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Spectrum: Autism Research News

Cognition and behavior: Hearing delay unique to autism

by  /  10 July 2012

This article is more than five years old. Autism research — and science in general — is constantly evolving, so older articles may contain information or theories that have been reevaluated since their original publication date.

Magnetic measure: A non-invasive technique detects atypical brain responses that could serve as biomarkers of autism.

Autism is diagnosed based on core symptoms that include language impairment. SLI, by contrast, is characterized by language impairment alone, and is unaccompanied by other symptoms, such as intellectual disability.

In a 2010 study, a team at the Children’s Hospital of Philadelphia found a characteristic brain signature in children with autism. Dubbed the M100, the response occurs 100 milliseconds after an individual hears a sound, and is delayed by about 11 milliseconds in children with autism.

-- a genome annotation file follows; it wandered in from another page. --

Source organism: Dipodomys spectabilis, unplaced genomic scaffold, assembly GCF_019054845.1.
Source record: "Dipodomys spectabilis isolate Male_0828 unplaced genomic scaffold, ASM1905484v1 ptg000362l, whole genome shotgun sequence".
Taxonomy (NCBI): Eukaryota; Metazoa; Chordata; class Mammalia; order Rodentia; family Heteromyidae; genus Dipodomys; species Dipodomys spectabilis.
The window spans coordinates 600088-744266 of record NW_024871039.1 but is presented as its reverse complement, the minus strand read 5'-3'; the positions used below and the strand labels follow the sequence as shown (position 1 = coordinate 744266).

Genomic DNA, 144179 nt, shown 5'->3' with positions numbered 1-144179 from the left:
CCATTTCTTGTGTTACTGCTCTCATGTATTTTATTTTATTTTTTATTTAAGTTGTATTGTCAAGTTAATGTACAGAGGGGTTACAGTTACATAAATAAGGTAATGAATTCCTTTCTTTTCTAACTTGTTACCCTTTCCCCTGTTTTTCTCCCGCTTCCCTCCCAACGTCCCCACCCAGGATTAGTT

In a follow-up study published last year, the researchers investigated the mismatch field latency, or MMF, a brain response detected by MEG that peaks after individuals hear an unusual sound. Children with both autism and language impairment have, on average, a 50-millisecond delay in the MMF compared with controls, the study found. The researchers suggested that this delay in sound processing could explain language deficits broadly, beyond those seen in autism.

In the new study, they looked at both the M100 and MMF responses in 17 children with SLI and 21 controls. Like children with autism, those with SLI have a delay of about 50 milliseconds in their MMF response, the study found.

However, these children have an M100 response that is indistinguishable from that of controls. This suggests that the M100 delay is an autism-specific biomarker, the researchers say, and may contribute to diagnosing the disorder.


1: Roberts T.P. et al. Neuroreport 23, 463-468 (2012) PubMed